Working as part of a team is an important and necessary part of life. It often becomes vital in class activities, sports and work. However, successful teamwork can often be difficult to achieve. If you happen to find yourself in the position of team or group leader among your peers, it may be useful to engage certain team building activities to encourage members to think cooperatively. These exercises can be fun -- they don't have to be chores. Working better together will mean that team members are communicating and socializing in a way that brings about progress, says management consultant and author of "The ePM Book" Simon Wallace.
All Tied Up
The aim of this activity is for team members to work together to complete a shared task. The group will stand in a circle and have their hands tied together. When everyone is all tied up together, they must attempt to complete an interesting and fun task as a group, such as wrap presents or make ice cream sundaes. You can make the task more challenging by timing the activity. When the task has been completed, it is helpful to have members express how difficult they found it to get the job done while being tied up and highlight what they did to make things work better.
In circle tag, one person in the group volunteers to be blindfolded. The other members hold hands and form a circle around this individual. The person in the middle should then try to tag or touch someone helping form the circle. Those forming the circle, in their part, must try to avoid being touched or letting go and thereby breaking the circle. The person in the middle can be given a time limit to tag someone before being replaced.
The Human Knot
The human knot activity helps members practice team building, communication and problem solving. It is best suited for groups having 10 to 12 people. Group members should be arranged in a circle, standing shoulder to shoulder. First, all members will put up their right hands and grab hold of the right hand of someone else across the circle. They will then do the same with their left hands, trying to hold onto someone different this time around. A check needs to be made to ensure that no one is holding onto the hand of the person next to him or her. Group members then need to try to untangle themselves without letting go of the others' hands. If the chain is broken, they must start all over again.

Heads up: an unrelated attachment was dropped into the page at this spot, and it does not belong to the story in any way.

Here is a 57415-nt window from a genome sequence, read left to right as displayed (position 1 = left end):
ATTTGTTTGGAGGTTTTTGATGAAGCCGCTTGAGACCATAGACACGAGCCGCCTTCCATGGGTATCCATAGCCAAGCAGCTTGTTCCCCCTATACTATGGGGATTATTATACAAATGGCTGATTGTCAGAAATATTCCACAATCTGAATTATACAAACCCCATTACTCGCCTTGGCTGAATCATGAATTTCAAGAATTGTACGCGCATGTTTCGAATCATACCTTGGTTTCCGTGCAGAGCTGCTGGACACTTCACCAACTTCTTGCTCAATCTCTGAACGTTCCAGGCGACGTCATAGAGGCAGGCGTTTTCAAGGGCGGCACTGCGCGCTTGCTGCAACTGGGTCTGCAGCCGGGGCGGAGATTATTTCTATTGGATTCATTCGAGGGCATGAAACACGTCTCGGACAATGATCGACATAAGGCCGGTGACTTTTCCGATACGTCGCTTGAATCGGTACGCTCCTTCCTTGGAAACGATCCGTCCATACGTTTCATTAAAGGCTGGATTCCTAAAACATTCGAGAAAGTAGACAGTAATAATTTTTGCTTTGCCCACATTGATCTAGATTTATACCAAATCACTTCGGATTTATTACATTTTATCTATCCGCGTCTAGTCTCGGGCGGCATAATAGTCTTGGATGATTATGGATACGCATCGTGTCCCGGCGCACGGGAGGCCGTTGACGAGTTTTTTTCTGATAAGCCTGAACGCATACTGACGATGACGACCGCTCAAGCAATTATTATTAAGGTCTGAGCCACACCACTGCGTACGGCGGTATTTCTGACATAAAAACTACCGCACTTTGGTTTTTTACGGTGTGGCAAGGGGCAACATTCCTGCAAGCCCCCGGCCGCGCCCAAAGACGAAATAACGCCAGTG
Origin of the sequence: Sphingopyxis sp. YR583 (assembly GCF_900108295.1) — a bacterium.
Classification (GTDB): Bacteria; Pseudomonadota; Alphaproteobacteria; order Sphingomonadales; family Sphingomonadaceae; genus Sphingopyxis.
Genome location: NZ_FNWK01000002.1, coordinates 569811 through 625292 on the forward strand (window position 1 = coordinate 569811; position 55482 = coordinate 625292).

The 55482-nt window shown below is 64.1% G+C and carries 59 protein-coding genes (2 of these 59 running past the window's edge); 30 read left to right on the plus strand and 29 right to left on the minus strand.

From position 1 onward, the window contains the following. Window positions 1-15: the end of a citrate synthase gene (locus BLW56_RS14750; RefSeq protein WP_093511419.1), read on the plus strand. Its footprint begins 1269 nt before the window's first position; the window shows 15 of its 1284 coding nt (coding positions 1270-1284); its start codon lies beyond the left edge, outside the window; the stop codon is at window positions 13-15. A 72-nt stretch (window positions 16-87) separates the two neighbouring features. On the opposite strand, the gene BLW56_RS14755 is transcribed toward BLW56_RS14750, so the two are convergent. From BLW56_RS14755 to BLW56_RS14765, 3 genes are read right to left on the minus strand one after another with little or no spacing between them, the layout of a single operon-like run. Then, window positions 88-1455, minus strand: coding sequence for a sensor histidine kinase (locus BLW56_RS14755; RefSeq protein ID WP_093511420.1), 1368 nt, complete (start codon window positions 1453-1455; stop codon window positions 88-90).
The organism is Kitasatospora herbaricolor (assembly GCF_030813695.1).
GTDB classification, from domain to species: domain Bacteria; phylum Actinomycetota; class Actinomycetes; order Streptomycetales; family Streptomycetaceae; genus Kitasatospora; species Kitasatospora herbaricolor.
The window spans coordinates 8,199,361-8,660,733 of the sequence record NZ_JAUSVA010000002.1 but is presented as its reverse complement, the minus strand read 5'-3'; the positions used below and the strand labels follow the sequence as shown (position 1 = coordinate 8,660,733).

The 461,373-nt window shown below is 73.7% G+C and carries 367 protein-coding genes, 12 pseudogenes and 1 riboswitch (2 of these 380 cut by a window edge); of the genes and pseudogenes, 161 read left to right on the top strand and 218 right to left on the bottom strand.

The Consensus Exercise
This exercise builds on teamwork, agreement and compromise. Group members should be divided into three or four teams, depending on the total number of people. Each team is asked to huddle and come up with a sound and accompanying action to perform for the other teams. Once each team has performed for the others at least twice, the goal is for all groups to do the same sound and action at the same time. The groups will get to re-huddle and, at the team leader's signal, will perform any of the noise/action combinations. This will continue until all groups are performing the same combination.
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